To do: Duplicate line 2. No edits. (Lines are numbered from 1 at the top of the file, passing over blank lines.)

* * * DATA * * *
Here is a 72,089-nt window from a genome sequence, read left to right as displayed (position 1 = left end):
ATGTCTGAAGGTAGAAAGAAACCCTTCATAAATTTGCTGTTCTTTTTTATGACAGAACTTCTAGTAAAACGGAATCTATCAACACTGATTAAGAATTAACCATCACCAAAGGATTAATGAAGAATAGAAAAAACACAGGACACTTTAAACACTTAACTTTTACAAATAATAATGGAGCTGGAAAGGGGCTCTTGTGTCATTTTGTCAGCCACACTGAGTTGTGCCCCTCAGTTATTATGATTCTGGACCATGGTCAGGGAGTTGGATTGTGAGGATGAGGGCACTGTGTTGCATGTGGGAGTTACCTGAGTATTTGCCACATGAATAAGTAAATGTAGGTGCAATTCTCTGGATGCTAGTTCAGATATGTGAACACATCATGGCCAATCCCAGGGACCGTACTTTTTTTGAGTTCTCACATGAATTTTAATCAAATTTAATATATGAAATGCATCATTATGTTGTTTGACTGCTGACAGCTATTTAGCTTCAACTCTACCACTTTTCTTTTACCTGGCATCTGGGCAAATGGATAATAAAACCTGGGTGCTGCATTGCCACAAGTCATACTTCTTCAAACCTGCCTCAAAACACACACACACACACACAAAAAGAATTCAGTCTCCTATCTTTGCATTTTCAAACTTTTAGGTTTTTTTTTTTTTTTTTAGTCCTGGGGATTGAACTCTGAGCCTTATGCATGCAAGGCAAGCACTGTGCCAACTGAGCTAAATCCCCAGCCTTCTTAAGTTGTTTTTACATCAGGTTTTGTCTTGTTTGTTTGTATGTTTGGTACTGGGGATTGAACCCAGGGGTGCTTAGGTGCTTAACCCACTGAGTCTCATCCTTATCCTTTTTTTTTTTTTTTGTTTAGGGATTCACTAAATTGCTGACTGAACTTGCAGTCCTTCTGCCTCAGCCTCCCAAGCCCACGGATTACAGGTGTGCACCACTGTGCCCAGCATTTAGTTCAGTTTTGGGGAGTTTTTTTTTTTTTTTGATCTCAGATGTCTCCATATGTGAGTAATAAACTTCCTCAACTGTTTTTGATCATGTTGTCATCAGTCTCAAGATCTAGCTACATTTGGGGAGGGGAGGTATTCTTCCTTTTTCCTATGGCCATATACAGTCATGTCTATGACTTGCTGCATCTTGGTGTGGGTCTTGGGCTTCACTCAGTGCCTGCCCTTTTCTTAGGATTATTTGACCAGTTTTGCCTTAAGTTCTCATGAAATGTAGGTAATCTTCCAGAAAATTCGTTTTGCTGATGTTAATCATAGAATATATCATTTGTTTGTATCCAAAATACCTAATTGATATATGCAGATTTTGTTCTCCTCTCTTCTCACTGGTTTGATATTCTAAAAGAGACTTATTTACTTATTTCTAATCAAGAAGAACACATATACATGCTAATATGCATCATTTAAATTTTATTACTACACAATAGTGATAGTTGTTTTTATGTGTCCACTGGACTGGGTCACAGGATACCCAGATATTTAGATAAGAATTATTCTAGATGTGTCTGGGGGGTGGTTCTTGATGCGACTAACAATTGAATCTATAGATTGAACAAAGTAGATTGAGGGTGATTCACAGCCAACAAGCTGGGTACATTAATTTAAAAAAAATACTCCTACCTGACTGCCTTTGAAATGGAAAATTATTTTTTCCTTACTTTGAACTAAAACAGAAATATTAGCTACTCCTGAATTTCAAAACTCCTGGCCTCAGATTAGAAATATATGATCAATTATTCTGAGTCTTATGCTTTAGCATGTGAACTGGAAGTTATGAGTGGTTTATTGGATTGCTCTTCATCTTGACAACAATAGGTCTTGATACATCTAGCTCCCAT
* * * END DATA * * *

ATGTCTGAAGGTAGAAAGAAACCCTTCATAAATTTGCTGTTCTTTTTTATGACAGAACTTCTAGTAAAACGGAATCTATCAACACTGATTAAGAATTAACCATCACCAAAGGATTAATGAAGAATAGAAAAAACACAGGACACTTTAAACACTTAACTTTTACAAATAATAATGGAGCTGGAAAGGGGCTCTTGTGTCATTTTGTCAGCCACACTGAGTTGTGCCCCTCAGTTATTATGATTCTGGACCATGGTCAGGGAGTTGGATTGTGAGGATGAGGGCACTGTGTTGCATGTGGGAGTTACCTGAGTATTTGCCACATGAATAAGTAAATGTAGGTGCAATTCTCTGGATGCTAGTTCAGATATGTGAACACATCATGGCCAATCCCAGGGACCGTACTTTTTTTGAGTTCTCACATGAATTTTAATCAAATTTAATATATGAAATGCATCATTATGTTGTTTGACTGCTGACAGCTATTTAGCTTCAACTCTACCACTTTTCTTTTACCTGGCATCTGGGCAAATGGATAATAAAACCTGGGTGCTGCATTGCCACAAGTCATACTTCTTCAAACCTGCCTCAAAACACACACACACACACACAAAAAGAATTCAGTCTCCTATCTTTGCATTTTCAAACTTTTAGGTTTTTTTTTTTTTTTTTAGTCCTGGGGATTGAACTCTGAGCCTTATGCATGCAAGGCAAGCACTGTGCCAACTGAGCTAAATCCCCAGCCTTCTTAAGTTGTTTTTACATCAGGTTTTGTCTTGTTTGTTTGTATGTTTGGTACTGGGGATTGAACCCAGGGGTGCTTAGGTGCTTAACCCACTGAGTCTCATCCTTATCCTTTTTTTTTTTTTTTGTTTAGGGATTCACTAAATTGCTGACTGAACTTGCAGTCCTTCTGCCTCAGCCTCCCAAGCCCACGGATTACAGGTGTGCACCACTGTGCCCAGCATTTAGTTCAGTTTTGGGGAGTTTTTTTTTTTTTTTGATCTCAGATGTCTCCATATGTGAGTAATAAACTTCCTCAACTGTTTTTGATCATGTTGTCATCAGTCTCAAGATCTAGCTACATTTGGGGAGGGGAGGTATTCTTCCTTTTTCCTATGGCCATATACAGTCATGTCTATGACTTGCTGCATCTTGGTGTGGGTCTTGGGCTTCACTCAGTGCCTGCCCTTTTCTTAGGATTATTTGACCAGTTTTGCCTTAAGTTCTCATGAAATGTAGGTAATCTTCCAGAAAATTCGTTTTGCTGATGTTAATCATAGAATATATCATTTGTTTGTATCCAAAATACCTAATTGATATATGCAGATTTTGTTCTCCTCTCTTCTCACTGGTTTGATATTCTAAAAGAGACTTATTTACTTATTTCTAATCAAGAAGAACACATATACATGCTAATATGCATCATTTAAATTTTATTACTACACAATAGTGATAGTTGTTTTTATGTGTCCACTGGACTGGGTCACAGGATACCCAGATATTTAGATAAGAATTATTCTAGATGTGTCTGGGGGGTGGTTCTTGATGCGACTAACAATTGAATCTATAGATTGAACAAAGTAGATTGAGGGTGATTCACAGCCAACAAGCTGGGTACATTAATTTAAAAAAAATACTCCTACCTGACTGCCTTTGAAATGGAAAATTATTTTTTCCTTACTTTGAACTAAAACAGAAATATTAGCTACTCCTGAATTTCAAAACTCCTGGCCTCAGATTAGAAATATATGATCAATTATTCTGAGTCTTATGCTTTAGCATGTGAACTGGAAGTTATGAGTGGTTTATTGGATTGCTCTTCATCTTGACAACAATAGGTCTTGATACATCTAGCTCCCAT